7. A recurring RFE we see every year with H-1B candidates is the education RFE for the Indian three-year bachelor’s degree. Candidates who do not submit credential evaluations that account for the missing fourth year of education with their initial petition get RFEs about it this time of year. Graduate schools commonly accept the Indian three-year bachelor’s degree as an acceptable prerequisite to their programs, and employers will hire employees to specialty occupations with this credential. International trade and labor agreements recognize the Indian three-year bachelor’s degree as the functional equivalency of a US four-year bachelor’s degree. The number of actual classroom contact hours and college credit hours in an Indian three-year degree is equal to or greater than the 120 college credit hours that make up the US four-year bachelor’s degree. For all of these reasons, H-1B candidates and their teams overlook the persistent USCIS approval trend of NOT APPROVING beneficiaries with just this credential. The best way to both prevent and answer this RFE is to include a detailed credential evaluation that accounts for the missing fourth year of education. Regardless of how many college credit hours this three-year program actually has, USCIS is hung up on that missing fourth year, and USCIS is the gatekeeper of your visa, or your employee or client’s visa. At CCI TheDegreePeople.com, we rely on the work experience conversion option in these credential evaluations to account for the missing fourth year. USCIS accepts that three years of progressive work experience in the field of the H-1B job is the equivalent to one year of college credit in that major. You must prove that you, or your employee or client took on progressively more responsibility as time went on, and that the nature of the work increased in complexity. Then, one of our professors at TheDegreePeople.com with the authority to issue college credit for work experience, will write this conversion and it will be included in the credential evaluation. This evaluation will show USCIS that you DO have, or your employee or client DOES have the academic equivalent of a US four-year bachelor’s degree in the field of the H-1B job. If you have, or if your employee or client has an education RFE for an Indian three-year bachelor’s degree, we can help get it overturned. For a free consultation, visit ccifree.com/. We will get back to you in 48 hours or less.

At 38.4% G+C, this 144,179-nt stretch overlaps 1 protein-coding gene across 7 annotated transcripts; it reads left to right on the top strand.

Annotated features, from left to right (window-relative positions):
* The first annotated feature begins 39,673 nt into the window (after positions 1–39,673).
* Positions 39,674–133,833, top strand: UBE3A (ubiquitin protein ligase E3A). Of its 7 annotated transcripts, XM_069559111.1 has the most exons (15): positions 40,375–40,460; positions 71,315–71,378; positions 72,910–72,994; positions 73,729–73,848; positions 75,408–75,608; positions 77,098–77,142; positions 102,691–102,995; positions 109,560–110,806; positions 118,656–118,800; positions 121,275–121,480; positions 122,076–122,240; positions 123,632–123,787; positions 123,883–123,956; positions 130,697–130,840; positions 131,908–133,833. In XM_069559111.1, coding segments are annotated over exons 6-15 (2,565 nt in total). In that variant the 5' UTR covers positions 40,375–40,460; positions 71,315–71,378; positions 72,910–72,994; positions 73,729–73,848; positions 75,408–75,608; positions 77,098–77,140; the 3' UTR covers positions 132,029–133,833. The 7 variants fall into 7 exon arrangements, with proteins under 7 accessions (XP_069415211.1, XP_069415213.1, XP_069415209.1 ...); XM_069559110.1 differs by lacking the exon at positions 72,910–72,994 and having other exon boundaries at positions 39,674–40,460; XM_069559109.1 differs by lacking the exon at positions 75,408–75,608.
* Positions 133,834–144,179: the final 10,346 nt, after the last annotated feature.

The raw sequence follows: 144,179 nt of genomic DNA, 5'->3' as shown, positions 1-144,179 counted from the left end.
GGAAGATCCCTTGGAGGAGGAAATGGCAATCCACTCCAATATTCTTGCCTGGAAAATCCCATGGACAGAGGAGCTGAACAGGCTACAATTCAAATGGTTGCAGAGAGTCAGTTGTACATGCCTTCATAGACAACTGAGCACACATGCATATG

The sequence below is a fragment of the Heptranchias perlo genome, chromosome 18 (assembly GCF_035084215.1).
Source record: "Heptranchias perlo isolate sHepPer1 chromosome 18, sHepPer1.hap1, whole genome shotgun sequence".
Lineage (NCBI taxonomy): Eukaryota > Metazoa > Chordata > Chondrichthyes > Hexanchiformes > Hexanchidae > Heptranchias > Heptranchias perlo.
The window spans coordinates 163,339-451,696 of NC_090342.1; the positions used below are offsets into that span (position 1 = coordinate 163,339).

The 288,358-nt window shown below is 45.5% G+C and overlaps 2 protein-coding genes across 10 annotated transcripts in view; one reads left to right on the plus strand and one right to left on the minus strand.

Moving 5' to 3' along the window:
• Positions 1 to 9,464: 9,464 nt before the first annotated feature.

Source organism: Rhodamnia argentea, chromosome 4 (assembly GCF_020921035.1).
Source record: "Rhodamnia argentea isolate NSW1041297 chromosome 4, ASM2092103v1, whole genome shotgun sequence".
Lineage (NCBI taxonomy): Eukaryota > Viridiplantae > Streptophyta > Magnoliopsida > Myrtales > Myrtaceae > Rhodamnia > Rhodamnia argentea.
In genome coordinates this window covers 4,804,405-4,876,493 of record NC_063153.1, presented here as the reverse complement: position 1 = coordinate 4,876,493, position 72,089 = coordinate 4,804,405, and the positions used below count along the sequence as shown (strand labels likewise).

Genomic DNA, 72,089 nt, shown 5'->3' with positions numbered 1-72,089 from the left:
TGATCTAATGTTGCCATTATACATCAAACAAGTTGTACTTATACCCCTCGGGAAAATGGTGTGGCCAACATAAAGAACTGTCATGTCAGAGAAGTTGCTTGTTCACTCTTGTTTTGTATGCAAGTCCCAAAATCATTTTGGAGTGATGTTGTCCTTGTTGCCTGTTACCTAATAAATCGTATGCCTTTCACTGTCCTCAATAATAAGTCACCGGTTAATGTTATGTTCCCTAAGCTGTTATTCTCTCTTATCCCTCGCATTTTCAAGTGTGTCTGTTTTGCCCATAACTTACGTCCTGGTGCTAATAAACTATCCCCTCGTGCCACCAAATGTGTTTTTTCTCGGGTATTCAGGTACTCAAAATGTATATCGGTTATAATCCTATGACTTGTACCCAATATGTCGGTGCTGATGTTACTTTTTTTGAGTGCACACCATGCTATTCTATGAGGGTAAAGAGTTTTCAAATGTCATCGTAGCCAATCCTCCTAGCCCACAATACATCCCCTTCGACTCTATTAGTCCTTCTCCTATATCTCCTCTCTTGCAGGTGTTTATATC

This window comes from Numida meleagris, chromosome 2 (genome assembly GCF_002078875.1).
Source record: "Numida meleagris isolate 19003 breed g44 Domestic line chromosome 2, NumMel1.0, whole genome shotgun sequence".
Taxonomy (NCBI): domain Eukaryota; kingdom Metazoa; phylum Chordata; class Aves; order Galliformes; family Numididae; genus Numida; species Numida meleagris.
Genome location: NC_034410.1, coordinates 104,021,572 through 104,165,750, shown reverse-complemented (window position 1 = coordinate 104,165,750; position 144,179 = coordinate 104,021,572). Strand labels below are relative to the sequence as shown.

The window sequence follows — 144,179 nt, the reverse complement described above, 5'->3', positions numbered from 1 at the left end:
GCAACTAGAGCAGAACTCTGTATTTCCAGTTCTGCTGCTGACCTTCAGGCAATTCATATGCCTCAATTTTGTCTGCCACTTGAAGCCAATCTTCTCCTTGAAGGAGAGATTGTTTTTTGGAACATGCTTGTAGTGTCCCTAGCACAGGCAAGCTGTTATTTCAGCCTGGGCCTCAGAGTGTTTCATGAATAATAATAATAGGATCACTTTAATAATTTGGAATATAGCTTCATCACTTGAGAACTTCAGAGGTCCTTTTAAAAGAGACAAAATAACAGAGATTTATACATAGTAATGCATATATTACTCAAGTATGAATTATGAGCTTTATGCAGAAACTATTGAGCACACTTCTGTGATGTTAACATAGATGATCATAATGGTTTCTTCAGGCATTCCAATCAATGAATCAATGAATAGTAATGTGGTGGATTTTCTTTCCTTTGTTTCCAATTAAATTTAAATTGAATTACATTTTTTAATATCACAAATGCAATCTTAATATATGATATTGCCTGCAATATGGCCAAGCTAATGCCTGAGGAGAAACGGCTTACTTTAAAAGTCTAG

8. USCIS and employers have a different idea of what qualified an H-1B employee for their specialty occupation. It is commonplace for employers to hire a candidate with a degree in a field related to the position, given they have proper work experience to master the specialized skills and knowledge necessary to perform it. It has been years since USCIS has regularly approved H-1B cases in which a beneficiary has the required US Bachelor’s degree in a field RELATED to the specialty occupation. USCIS will not outright approve an H-1B visa unless the beneficiary has a degree in the exact specialization of the occupation, or a detailed credential evaluation that explains how their educational and field experience background makes the equivalent of the correct degree specialization. Every year, we have clients come to us in this situation. The way we overturn these RFEs is to write a detailed evaluation that analyzes the course content of the degree earned to highlight college credit hours earned in the exact field of the H-1B job. Then, we take progressive work experience into account to bridge the gap between the beneficiary’s education specialization and the field of the H-1B job. Three years of progressive work experience in the field of the H-1B job in which the beneficiary can prove they took on progressively more responsibility and the nature of their duties and tasks became increasingly complex and specialized can be converted into one year of college credit in the field of the H-1B job. This conversion must be written by a professor with the authority to grant college credit for work experience. At TheDegreePeople.com, we work with professors in all fields to write the work experience conversion for the credential evaluation you or your employee or client needs to get that RFE overturned. There are no cookie cutter solutions to H-1B RFEs because every case is different. Every job is different, and every educational pathway is different, especially when it comes to highly skilled individuals. All evaluations are uniquely researched and written with regards to your, or your employee or client’s education, job, work experience, and visa. For a free review of your case visit ccifree.com. We will get back to you in 48 hours or less.